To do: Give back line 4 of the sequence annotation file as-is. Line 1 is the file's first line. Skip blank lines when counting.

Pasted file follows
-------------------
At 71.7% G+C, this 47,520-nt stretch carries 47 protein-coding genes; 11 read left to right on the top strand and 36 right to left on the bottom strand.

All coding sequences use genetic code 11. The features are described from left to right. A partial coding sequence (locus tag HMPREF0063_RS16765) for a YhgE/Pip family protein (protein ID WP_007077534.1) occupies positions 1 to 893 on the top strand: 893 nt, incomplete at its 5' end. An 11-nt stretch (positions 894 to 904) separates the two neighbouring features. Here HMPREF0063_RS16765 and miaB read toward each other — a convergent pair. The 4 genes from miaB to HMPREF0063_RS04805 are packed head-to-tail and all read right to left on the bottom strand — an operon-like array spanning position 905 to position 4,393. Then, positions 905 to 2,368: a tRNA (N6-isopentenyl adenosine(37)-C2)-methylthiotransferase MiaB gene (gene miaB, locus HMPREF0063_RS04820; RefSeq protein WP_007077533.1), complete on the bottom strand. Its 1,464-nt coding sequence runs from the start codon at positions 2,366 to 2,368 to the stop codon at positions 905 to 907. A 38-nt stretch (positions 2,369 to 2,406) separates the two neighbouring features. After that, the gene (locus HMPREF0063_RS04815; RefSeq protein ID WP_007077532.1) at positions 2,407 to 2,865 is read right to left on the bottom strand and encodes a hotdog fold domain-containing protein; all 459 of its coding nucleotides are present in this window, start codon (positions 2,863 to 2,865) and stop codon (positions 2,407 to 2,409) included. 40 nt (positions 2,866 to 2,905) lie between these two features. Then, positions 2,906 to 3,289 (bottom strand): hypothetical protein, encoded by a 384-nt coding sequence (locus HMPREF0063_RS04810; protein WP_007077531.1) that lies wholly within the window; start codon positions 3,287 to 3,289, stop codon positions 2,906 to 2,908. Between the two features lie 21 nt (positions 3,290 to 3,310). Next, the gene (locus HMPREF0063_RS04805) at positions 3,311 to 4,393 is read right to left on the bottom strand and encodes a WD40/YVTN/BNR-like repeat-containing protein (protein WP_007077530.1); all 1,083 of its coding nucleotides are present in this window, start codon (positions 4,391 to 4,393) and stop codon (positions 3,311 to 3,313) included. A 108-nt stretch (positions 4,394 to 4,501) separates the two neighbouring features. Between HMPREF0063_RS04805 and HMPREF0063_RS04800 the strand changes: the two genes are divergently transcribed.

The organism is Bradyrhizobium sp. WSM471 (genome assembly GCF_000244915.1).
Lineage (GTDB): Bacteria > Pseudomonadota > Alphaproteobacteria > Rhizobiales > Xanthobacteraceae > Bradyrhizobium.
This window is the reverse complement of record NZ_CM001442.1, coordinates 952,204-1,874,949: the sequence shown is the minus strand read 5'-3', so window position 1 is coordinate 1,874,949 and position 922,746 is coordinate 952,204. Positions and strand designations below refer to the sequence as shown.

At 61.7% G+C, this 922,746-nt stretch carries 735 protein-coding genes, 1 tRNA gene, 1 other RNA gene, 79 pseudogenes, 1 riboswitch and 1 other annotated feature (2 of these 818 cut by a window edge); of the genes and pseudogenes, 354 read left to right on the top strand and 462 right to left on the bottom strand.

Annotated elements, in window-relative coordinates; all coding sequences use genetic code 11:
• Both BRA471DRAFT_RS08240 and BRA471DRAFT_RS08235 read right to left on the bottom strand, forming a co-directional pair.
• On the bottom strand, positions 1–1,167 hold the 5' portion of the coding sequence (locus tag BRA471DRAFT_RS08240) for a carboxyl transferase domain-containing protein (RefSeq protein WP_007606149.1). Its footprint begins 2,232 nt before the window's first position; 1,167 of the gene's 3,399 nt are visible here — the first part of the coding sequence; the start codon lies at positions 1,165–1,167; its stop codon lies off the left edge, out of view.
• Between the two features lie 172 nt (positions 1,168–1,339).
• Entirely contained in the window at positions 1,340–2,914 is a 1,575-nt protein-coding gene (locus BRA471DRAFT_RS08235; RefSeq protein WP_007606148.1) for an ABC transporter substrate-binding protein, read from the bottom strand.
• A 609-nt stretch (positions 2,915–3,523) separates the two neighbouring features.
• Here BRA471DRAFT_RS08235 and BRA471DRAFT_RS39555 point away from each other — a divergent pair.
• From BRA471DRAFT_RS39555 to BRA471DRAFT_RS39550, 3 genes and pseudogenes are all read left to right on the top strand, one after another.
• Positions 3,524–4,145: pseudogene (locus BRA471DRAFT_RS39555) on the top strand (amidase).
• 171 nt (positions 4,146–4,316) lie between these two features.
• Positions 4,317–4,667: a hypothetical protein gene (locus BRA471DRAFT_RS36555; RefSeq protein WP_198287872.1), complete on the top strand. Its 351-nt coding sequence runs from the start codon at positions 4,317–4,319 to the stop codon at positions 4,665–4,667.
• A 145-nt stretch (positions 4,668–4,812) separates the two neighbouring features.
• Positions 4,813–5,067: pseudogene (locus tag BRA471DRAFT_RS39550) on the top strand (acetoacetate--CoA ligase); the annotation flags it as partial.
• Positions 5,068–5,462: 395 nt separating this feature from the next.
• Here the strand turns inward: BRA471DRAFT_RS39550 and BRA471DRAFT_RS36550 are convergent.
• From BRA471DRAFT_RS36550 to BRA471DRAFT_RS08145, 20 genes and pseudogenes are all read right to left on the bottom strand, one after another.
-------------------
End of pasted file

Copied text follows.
Lineage (GTDB): Bacteria > Pseudomonadota > Alphaproteobacteria > Rhizobiales > Xanthobacteraceae > Bradyrhizobium.